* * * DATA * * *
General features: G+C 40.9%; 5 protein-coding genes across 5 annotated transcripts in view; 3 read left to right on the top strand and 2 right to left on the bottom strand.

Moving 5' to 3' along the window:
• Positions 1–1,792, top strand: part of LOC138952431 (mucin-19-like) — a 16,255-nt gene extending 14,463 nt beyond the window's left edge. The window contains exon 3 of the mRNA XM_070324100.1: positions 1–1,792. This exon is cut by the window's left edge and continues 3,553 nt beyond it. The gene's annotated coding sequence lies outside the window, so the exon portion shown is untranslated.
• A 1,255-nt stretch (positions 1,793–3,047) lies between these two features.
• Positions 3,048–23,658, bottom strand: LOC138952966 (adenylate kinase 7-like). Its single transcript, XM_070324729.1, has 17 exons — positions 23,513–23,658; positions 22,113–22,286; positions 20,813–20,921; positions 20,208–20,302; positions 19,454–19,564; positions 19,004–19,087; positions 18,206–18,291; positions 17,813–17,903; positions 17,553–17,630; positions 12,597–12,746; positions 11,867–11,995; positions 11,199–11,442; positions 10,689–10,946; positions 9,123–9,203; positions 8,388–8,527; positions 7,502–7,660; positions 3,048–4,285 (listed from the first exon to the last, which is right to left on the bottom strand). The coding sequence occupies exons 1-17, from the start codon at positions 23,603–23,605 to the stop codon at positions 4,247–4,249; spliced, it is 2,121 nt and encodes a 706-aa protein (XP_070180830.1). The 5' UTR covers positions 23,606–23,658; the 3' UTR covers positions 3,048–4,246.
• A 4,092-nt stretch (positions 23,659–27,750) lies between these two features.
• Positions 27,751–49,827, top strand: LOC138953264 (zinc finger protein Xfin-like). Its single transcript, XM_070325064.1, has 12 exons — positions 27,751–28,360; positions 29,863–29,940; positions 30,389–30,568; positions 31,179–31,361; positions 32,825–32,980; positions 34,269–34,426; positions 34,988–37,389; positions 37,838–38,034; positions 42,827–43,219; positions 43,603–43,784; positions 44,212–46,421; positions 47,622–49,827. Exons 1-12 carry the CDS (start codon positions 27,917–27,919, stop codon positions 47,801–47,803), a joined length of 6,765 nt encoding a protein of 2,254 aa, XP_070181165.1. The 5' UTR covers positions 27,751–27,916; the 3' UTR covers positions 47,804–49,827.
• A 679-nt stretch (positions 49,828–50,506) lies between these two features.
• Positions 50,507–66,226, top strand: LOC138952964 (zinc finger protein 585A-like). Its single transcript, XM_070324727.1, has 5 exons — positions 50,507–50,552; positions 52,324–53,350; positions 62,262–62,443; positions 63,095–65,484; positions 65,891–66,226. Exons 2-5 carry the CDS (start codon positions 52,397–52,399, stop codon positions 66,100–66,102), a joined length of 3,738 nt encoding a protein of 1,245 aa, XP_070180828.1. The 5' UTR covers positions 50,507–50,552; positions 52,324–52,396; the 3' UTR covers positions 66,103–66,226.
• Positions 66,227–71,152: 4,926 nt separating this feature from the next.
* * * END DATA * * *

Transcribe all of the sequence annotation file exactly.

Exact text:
General features: G+C 40.9%; 5 protein-coding genes across 5 annotated transcripts in view; 3 read left to right on the top strand and 2 right to left on the bottom strand.

Moving 5' to 3' along the window:
• Positions 1–1,792, top strand: part of LOC138952431 (mucin-19-like) — a 16,255-nt gene extending 14,463 nt beyond the window's left edge. The window contains exon 3 of the mRNA XM_070324100.1: positions 1–1,792. This exon is cut by the window's left edge and continues 3,553 nt beyond it. The gene's annotated coding sequence lies outside the window, so the exon portion shown is untranslated.
• A 1,255-nt stretch (positions 1,793–3,047) lies between these two features.
• Positions 3,048–23,658, bottom strand: LOC138952966 (adenylate kinase 7-like). Its single transcript, XM_070324729.1, has 17 exons — positions 23,513–23,658; positions 22,113–22,286; positions 20,813–20,921; positions 20,208–20,302; positions 19,454–19,564; positions 19,004–19,087; positions 18,206–18,291; positions 17,813–17,903; positions 17,553–17,630; positions 12,597–12,746; positions 11,867–11,995; positions 11,199–11,442; positions 10,689–10,946; positions 9,123–9,203; positions 8,388–8,527; positions 7,502–7,660; positions 3,048–4,285 (listed from the first exon to the last, which is right to left on the bottom strand). The coding sequence occupies exons 1-17, from the start codon at positions 23,603–23,605 to the stop codon at positions 4,247–4,249; spliced, it is 2,121 nt and encodes a 706-aa protein (XP_070180830.1). The 5' UTR covers positions 23,606–23,658; the 3' UTR covers positions 3,048–4,246.
• A 4,092-nt stretch (positions 23,659–27,750) lies between these two features.
• Positions 27,751–49,827, top strand: LOC138953264 (zinc finger protein Xfin-like). Its single transcript, XM_070325064.1, has 12 exons — positions 27,751–28,360; positions 29,863–29,940; positions 30,389–30,568; positions 31,179–31,361; positions 32,825–32,980; positions 34,269–34,426; positions 34,988–37,389; positions 37,838–38,034; positions 42,827–43,219; positions 43,603–43,784; positions 44,212–46,421; positions 47,622–49,827. Exons 1-12 carry the CDS (start codon positions 27,917–27,919, stop codon positions 47,801–47,803), a joined length of 6,765 nt encoding a protein of 2,254 aa, XP_070181165.1. The 5' UTR covers positions 27,751–27,916; the 3' UTR covers positions 47,804–49,827.
• A 679-nt stretch (positions 49,828–50,506) lies between these two features.
• Positions 50,507–66,226, top strand: LOC138952964 (zinc finger protein 585A-like). Its single transcript, XM_070324727.1, has 5 exons — positions 50,507–50,552; positions 52,324–53,350; positions 62,262–62,443; positions 63,095–65,484; positions 65,891–66,226. Exons 2-5 carry the CDS (start codon positions 52,397–52,399, stop codon positions 66,100–66,102), a joined length of 3,738 nt encoding a protein of 1,245 aa, XP_070180828.1. The 5' UTR covers positions 50,507–50,552; positions 52,324–52,396; the 3' UTR covers positions 66,103–66,226.
• Positions 66,227–71,152: 4,926 nt separating this feature from the next.